The former commander of a U.S. Army sniper team testified Friday that he ordered one of his soldiers to kill an Iraqi who had stumbled on their hiding place, saying that was the only way to ensure the safety of his men in hostile territory.
The testimony came as the U.S. military reported that five more soldiers were killed in two separate incidents in Iraq.
Sgt. Michael A. Hensley, who was a staff sergeant at the time of the killing last spring but was later demoted, gave his testimony on the opening day of a court-martial hearing a murder charge against Sgt. Evan Vela.
Another member of the sniper unit testified the soldiers had been pushed to the brink of physical and mental exhaustion before the May 11 killing of Genei Nasir al-Janabi.
Hensley said that he and the other members of the sniper team had all fallen asleep, then awoke to find an Iraqi man squatting about three feet from them.
Hensley said he ordered the Iraqi to lie on the ground and was searching the man when he saw "military-aged men" who he thought were carrying weapons about 100 yards away.
He said the Iraqi on the ground began yelling and he decided that killing the man was the only way to keep the sniper hideout from being discovered by what he believed was a group of approaching insurgents.
"I told Sgt. Vela to pull out his 9-mm (pistol) and 'crack it.' I told Vela to shoot," said Hensley, who was acquitted in November of murder charges in this shooting and two earlier killings but was convicted of lesser charges. He received immunity for testifying Friday.
When asked why he didn't kill al-Janabi himself, Hensley said: "Sgt. Vela happened to be the guy with the pistol. The Iraqi's head was at his (Vela's) feet. I would have gladly shot him myself."
Military prosecutors say the killing of al-Janabi _ along with two other slayings April 14 and April 27 _ occurred near Iskandariyah, a mostly Sunni Arab city 30 miles south of Baghdad.
Vela, from St. Anthony, Idaho, also is charged with planting an AK-47 on the dead man's body in an attempt to cover up what happened.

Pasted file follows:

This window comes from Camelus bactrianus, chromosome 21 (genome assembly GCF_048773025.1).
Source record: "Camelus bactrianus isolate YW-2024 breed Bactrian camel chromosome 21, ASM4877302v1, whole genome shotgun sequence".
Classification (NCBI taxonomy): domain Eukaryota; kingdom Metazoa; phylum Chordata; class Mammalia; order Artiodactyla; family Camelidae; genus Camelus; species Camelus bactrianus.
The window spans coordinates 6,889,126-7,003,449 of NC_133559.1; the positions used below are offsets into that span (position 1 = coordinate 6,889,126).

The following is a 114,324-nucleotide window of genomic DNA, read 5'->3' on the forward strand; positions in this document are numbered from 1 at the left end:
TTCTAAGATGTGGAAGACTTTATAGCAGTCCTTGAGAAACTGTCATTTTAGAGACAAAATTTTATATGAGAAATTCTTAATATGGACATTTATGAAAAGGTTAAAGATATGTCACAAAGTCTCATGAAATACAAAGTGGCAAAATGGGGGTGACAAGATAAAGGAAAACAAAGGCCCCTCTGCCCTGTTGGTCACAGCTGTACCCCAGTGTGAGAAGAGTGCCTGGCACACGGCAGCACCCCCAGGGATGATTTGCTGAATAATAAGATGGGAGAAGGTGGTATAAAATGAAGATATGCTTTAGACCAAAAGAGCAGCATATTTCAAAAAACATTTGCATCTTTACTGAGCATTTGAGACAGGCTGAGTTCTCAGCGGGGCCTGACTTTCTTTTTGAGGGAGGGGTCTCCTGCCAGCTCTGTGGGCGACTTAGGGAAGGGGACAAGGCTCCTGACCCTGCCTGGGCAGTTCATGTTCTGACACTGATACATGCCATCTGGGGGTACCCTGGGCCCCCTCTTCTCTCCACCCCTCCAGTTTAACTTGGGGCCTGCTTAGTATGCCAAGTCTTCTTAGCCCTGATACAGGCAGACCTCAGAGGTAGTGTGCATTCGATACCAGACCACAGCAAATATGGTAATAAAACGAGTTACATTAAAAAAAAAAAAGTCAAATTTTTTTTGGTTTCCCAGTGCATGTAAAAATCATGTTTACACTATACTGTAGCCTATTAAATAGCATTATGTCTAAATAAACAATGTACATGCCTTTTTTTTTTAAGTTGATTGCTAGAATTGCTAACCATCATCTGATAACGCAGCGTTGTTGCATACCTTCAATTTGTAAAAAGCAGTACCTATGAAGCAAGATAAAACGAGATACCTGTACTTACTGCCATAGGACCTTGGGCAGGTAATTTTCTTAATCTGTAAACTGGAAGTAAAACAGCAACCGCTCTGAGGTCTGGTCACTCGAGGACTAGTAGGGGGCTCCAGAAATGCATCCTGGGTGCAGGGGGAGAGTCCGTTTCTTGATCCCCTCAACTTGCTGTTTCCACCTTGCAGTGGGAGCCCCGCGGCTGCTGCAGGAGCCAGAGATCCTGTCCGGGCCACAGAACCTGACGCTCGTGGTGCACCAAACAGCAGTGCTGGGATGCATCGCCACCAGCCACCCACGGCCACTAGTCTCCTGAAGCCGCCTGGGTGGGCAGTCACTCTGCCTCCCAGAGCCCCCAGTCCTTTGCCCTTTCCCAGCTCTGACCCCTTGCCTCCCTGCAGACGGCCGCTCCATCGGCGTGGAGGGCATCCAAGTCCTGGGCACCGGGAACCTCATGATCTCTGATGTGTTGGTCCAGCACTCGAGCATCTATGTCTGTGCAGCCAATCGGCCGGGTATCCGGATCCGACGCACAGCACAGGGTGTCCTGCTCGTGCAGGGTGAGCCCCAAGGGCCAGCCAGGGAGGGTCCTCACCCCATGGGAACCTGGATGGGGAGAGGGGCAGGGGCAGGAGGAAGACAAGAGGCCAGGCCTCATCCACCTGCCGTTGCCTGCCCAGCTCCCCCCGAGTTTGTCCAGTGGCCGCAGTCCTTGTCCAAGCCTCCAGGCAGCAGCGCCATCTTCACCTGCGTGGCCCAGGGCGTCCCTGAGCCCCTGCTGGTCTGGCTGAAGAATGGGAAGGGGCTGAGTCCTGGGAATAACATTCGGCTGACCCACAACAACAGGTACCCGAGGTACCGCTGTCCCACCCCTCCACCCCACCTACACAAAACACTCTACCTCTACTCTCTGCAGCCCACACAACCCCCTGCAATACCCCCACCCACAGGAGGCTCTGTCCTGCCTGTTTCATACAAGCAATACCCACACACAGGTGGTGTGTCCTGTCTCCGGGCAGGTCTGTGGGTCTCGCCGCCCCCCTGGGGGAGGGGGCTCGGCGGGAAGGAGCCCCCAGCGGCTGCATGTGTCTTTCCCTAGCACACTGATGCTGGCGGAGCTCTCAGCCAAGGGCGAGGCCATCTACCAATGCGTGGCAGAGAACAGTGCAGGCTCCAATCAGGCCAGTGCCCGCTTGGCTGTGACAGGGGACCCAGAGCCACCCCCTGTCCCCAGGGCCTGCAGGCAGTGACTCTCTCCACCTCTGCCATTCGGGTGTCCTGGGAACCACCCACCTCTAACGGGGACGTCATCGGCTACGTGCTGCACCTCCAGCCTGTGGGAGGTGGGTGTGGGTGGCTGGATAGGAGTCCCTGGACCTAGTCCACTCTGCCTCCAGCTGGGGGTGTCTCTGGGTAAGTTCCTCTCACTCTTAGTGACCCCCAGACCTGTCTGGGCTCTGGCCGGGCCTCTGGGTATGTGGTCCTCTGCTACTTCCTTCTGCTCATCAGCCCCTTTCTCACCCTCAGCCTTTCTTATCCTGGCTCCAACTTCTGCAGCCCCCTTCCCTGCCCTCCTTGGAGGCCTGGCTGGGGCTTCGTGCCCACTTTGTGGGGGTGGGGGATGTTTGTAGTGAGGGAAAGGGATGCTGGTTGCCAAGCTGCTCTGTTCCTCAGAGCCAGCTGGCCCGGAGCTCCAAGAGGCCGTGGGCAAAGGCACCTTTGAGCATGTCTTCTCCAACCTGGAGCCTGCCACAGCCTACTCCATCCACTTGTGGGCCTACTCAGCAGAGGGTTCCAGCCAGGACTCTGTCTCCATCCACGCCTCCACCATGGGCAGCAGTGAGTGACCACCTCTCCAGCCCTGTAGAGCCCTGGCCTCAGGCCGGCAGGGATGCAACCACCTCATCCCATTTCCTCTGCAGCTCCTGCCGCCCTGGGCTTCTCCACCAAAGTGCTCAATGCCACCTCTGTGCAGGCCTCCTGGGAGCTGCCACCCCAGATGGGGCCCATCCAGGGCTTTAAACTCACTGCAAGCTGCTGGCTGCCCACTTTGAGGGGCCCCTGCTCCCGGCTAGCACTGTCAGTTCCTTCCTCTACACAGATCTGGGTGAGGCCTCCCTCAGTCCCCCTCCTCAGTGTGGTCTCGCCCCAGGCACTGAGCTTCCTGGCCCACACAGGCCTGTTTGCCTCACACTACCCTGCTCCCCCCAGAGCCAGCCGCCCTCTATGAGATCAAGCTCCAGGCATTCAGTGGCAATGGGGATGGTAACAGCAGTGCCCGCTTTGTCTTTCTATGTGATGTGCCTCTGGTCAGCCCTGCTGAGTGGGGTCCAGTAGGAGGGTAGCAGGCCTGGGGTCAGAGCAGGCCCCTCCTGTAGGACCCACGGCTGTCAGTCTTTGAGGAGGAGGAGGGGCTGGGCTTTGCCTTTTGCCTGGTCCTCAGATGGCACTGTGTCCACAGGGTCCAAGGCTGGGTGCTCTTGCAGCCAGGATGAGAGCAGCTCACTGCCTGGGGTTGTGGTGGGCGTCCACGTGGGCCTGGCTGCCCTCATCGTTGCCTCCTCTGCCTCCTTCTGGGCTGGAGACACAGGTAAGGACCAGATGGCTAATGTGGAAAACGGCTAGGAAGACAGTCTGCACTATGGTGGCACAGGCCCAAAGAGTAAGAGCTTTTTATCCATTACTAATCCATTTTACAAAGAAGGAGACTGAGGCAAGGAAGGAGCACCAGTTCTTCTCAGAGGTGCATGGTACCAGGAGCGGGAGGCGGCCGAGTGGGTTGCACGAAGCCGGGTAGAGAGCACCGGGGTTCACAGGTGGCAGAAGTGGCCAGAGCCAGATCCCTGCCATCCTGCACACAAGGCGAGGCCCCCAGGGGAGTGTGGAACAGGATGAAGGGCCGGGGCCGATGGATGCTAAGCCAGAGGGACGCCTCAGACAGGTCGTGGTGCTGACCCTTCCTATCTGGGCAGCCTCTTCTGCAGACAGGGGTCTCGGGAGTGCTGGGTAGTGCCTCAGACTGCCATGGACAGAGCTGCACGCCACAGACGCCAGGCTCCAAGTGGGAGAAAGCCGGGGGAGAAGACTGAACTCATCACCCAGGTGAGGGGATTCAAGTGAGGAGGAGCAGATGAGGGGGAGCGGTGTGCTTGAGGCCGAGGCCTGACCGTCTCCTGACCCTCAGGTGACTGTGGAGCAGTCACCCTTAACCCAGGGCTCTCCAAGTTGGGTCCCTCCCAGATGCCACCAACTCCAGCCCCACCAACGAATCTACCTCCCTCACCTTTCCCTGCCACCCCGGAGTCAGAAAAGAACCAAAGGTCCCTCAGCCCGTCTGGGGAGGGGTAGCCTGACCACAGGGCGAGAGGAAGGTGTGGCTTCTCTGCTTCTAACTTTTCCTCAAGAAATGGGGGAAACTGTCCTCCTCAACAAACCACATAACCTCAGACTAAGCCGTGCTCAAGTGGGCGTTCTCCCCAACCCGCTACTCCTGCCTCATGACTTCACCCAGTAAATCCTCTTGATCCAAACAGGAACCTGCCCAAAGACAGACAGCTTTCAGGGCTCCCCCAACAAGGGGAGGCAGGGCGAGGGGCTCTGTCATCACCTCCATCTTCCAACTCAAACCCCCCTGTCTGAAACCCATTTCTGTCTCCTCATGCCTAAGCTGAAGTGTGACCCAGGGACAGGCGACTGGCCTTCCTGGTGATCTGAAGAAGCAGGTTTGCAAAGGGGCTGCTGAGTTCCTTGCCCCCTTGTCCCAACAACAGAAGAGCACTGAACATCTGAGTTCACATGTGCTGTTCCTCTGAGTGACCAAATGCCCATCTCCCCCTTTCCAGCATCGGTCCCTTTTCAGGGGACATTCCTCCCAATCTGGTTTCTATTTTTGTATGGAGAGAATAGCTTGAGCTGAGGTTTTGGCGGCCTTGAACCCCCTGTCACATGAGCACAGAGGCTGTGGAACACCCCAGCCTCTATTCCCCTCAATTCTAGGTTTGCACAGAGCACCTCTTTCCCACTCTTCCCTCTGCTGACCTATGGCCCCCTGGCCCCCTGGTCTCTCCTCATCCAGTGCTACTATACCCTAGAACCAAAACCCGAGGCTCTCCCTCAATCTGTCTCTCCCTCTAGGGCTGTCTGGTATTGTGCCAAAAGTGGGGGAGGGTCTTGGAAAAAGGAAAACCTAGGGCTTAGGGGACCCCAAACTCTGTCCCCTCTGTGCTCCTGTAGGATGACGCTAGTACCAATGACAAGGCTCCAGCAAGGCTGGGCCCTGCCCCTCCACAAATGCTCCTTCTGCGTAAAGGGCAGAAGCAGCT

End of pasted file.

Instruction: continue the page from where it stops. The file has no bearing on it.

Mustafa Ghani al-Janabi, al-Janabi's 17-year-old son, testified that he had been detained by the soldiers along with his father. He said that after about an hour, the soldiers let him go, but kept his father.
Five soldiers killed
Also, the U.S. military said two explosions killed five soldiers Friday.
Four of the troops died when their vehicle struck an improvised explosive device while the they were on a combat patrol northwest of Baghdad.
Another soldier and killed and three others wounded in an explosion near their vehicle as they carried out operations in Tamim province, the military said in a statement.
The wounded soldiers were transported to a coalition medical facility for treatment.
No other information on the attacks was immediately released, and names of the casualties were being withheld pending family notification.
During a break outside the court-martial at Camp Victory, near Baghdad airport, the boy said Hensley and Vela "destroyed my family's future because of what they did."
He said he thought the court proceedings were fair, but added that if no one was found guilty in his father's death, "then I wouldn't say it is a just system _ I would say it is a game."
Earlier, Vela's lawyer said during his opening statement that his client was too exhausted to know what he was doing or to make any sort of moral judgment about the order Hensley gave him.
"He was suffering from sleep deprivation and had no ability to think that morning," attorney James Culp told the court.
'Beyond their breaking point'
Another defense lawyer, Daniel Conway, told reporters during the lunch break that Vela had slept just 2 1/2 hours during a 74-hour period last spring. "The Army took the best and brightest and pushed them beyond their breaking point," he said.
On June 22, Vela gave a statement to military investigators saying he killed one of the Iraqis. But Culp said Friday that the statement was given under duress, saying Vela was not permitted to use the latrine or to eat during a seven-hour interrogation.
Two other soldiers _ Hensley, of Candler, N.C., and Spc. Jorge G. Sandoval Jr., of Laredo, Texas _ have faced similar charges in al-Janabi's killing as well as the other two slayings. They were acquitted of murder but convicted of planting evidence on the dead Iraqis.
Sandoval was sentenced to five months in prison, his rank was reduced to private and his pay was withheld. Hensley was sentenced to 135 days confinement, reduced in rank to sergeant and received a letter of reprimand.
The soldiers were assigned to the 1st Battalion, 501st Infantry Regiment, 4th Brigade (Airborne), 25th Infantry Division, based at Fort Richardson, Alaska.
Vela testified at Hensley's court-martial in late September, under a deal that bars his account of events from being used against him at his own court-martial.
Vela said Hensley told him to shoot an Iraqi who had stumbled on their snipers' hideout although the man was not armed and had his hands in the air as he approached the soldiers.